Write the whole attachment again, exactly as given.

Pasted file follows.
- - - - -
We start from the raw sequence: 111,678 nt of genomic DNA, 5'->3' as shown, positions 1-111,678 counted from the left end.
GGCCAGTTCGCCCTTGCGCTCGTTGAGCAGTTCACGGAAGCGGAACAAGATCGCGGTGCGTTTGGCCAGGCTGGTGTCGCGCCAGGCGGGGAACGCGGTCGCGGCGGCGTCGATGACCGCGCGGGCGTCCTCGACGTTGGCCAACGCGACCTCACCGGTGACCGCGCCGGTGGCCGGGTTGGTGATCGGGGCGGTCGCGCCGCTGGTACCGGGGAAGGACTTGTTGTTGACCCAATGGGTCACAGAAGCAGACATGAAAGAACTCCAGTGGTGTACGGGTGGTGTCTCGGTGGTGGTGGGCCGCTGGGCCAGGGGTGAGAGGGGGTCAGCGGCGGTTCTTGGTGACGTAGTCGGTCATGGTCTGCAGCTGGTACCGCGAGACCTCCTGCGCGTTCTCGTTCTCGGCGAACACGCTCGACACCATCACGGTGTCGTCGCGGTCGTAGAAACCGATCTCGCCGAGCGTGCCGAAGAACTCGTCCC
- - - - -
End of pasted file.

We start from the raw sequence: 111,678 nt of genomic DNA, 5'->3' as shown, positions 1-111,678 counted from the left end.
GGCCAGTTCGCCCTTGCGCTCGTTGAGCAGTTCACGGAAGCGGAACAAGATCGCGGTGCGTTTGGCCAGGCTGGTGTCGCGCCAGGCGGGGAACGCGGTCGCGGCGGCGTCGATGACCGCGCGGGCGTCCTCGACGTTGGCCAACGCGACCTCACCGGTGACCGCGCCGGTGGCCGGGTTGGTGATCGGGGCGGTCGCGCCGCTGGTACCGGGGAAGGACTTGTTGTTGACCCAATGGGTCACAGAAGCAGACATGAAAGAACTCCAGTGGTGTACGGGTGGTGTCTCGGTGGTGGTGGGCCGCTGGGCCAGGGGTGAGAGGGGGTCAGCGGCGGTTCTTGGTGACGTAGTCGGTCATGGTCTGCAGCTGGTACCGCGAGACCTCCTGCGCGTTCTCGTTCTCGGCGAACACGCTCGACACCATCACGGTGTCGTCGCGGTCGTAGAAACCGATCTCGCCGAGCGTGCCGAAGAACTCGTCCC